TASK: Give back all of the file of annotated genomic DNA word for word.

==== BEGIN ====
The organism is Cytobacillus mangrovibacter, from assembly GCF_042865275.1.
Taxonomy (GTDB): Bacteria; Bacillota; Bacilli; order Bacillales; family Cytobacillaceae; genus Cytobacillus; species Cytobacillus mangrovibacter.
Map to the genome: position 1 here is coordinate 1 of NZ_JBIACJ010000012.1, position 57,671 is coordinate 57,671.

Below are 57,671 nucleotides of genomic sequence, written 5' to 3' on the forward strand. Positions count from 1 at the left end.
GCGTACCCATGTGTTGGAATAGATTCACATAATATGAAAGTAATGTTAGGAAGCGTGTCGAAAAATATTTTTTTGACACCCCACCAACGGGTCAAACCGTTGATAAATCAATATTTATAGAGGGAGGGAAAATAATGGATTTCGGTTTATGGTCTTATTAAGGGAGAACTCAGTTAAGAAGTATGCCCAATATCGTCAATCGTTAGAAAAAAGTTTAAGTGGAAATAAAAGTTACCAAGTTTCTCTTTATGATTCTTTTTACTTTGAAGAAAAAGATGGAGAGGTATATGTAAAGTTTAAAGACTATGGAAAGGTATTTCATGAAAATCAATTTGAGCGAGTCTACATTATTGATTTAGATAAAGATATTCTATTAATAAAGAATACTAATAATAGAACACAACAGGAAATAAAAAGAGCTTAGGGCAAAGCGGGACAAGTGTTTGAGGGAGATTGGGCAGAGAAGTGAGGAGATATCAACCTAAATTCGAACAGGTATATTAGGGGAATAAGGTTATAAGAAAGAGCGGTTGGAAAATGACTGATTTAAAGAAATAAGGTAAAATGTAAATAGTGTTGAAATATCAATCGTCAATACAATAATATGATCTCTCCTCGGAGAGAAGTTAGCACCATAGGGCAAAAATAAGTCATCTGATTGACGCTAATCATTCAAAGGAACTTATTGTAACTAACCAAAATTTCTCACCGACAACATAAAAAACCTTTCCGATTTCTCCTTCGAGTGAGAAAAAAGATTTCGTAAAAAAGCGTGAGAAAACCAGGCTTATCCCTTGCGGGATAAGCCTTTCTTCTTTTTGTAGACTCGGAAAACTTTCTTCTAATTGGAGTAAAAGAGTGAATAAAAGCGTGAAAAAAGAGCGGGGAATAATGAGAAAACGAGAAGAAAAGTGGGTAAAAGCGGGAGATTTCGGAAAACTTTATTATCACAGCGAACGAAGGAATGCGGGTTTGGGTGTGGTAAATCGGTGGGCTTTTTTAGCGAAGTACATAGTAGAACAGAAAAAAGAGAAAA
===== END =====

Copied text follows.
The organism is Cytobacillus mangrovibacter, from assembly GCF_042865275.1.
Taxonomy (GTDB): Bacteria; Bacillota; Bacilli; order Bacillales; family Cytobacillaceae; genus Cytobacillus; species Cytobacillus mangrovibacter.
Map to the genome: position 1 here is coordinate 1 of NZ_JBIACJ010000012.1, position 57,671 is coordinate 57,671.

Below are 57,671 nucleotides of genomic sequence, written 5' to 3' on the forward strand. Positions count from 1 at the left end.
GCGTACCCATGTGTTGGAATAGATTCACATAATATGAAAGTAATGTTAGGAAGCGTGTCGAAAAATATTTTTTTGACACCCCACCAACGGGTCAAACCGTTGATAAATCAATATTTATAGAGGGAGGGAAAATAATGGATTTCGGTTTATGGTCTTATTAAGGGAGAACTCAGTTAAGAAGTATGCCCAATATCGTCAATCGTTAGAAAAAAGTTTAAGTGGAAATAAAAGTTACCAAGTTTCTCTTTATGATTCTTTTTACTTTGAAGAAAAAGATGGAGAGGTATATGTAAAGTTTAAAGACTATGGAAAGGTATTTCATGAAAATCAATTTGAGCGAGTCTACATTATTGATTTAGATAAAGATATTCTATTAATAAAGAATACTAATAATAGAACACAACAGGAAATAAAAAGAGCTTAGGGCAAAGCGGGACAAGTGTTTGAGGGAGATTGGGCAGAGAAGTGAGGAGATATCAACCTAAATTCGAACAGGTATATTAGGGGAATAAGGTTATAAGAAAGAGCGGTTGGAAAATGACTGATTTAAAGAAATAAGGTAAAATGTAAATAGTGTTGAAATATCAATCGTCAATACAATAATATGATCTCTCCTCGGAGAGAAGTTAGCACCATAGGGCAAAAATAAGTCATCTGATTGACGCTAATCATTCAAAGGAACTTATTGTAACTAACCAAAATTTCTCACCGACAACATAAAAAACCTTTCCGATTTCTCCTTCGAGTGAGAAAAAAGATTTCGTAAAAAAGCGTGAGAAAACCAGGCTTATCCCTTGCGGGATAAGCCTTTCTTCTTTTTGTAGACTCGGAAAACTTTCTTCTAATTGGAGTAAAAGAGTGAATAAAAGCGTGAAAAAAGAGCGGGGAATAATGAGAAAACGAGAAGAAAAGTGGGTAAAAGCGGGAGATTTCGGAAAACTTTATTATCACAGCGAACGAAGGAATGCGGGTTTGGGTGTGGTAAATCGGTGGGCTTTTTTAGCGAAGTACATAGTAGAACAGAAAAAAGAGAAAA